In the mid-1980s, in the aftermath of the Naples earthquake of November 23, 1980, the Camorra moved into waste hauling, primarily dumping garbage and toxic materials directly into quarries and other areas. It was a diversification away from their primary source of illicit income, narcotics. In 1992, a former Camorra boss told investigators, “I don’t deal with drugs anymore. Now I have another business. It pays more and the risk is less. It’s called garbage. For us, garbage is gold” (DeRosa, 2016). It was estimated that in 2013 alone, illegal disposal of garbage and toxic waste generated 16.3 billion euros for organized crime syndicates throughout Italy, including the Camorra (Newcomer, 2015).
The success of the waste-hauling operation is predicated on a steady supply of customers willing to go along with the Camorra. In many cases, the Camorra did not have to actively seek out willing partners, nor strong-arm companies to use their services. By bypassing environmental regulations, taxes and legal disposal methods, which, for toxic waste, can be costly, the Camorra-run companies are able to provide a service to potential customers at a far cheaper price, undercutting legitimate waste-hauling companies (D’Alisa et al, 2015). The cost to properly dispose of hazardous material in Italy ranges from 21 to 62 cents/kilo. The Camorra waste network can process that waste for 9 to 10 cents/kilo, a significant cost savings for companies (DeRosa, 2016).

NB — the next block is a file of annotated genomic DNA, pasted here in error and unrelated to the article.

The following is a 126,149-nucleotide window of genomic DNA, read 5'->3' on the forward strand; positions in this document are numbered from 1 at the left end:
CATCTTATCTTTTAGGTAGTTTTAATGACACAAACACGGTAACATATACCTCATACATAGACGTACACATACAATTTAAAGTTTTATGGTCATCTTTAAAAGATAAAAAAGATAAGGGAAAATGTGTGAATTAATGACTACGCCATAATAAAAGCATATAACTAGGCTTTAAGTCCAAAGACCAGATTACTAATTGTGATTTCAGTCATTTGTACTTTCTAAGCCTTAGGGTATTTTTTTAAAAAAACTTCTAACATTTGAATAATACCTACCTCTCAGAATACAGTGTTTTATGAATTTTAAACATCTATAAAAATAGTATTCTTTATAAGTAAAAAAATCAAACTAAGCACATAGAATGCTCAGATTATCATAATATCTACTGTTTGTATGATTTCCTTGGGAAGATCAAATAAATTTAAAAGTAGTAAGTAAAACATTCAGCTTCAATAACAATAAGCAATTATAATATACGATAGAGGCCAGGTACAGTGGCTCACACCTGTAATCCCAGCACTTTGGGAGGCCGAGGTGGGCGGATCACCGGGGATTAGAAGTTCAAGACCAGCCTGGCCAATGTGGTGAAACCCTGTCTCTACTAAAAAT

The businesses that went along with the Camorra paid a tax to the Mob to assist with bribery of public officials. The Camorra then bribed officials to close incinerators, forcing more refuse to be trucked away, and by cornering the market on trucking firms, the Camorra was able to control virtually all the private refuse management in the region. This is not dissimilar from the way the American Mafia controlled waste hauling in New York City for decades.
‘Land of Fires’
The region of Campania is the epicenter of the waste crisis. Known as the Land of Fires, from the constant burning of garbage, Campania is one of the most densely populated, yet one of the poorest regions of Italy. It’s GDP in 2016 was €18,600, corresponding to 66 percent of the Italian average (European Commission, 2017). The Italian government has identified more than 5,000 dump sites in an area of 55 communities in the Campania region.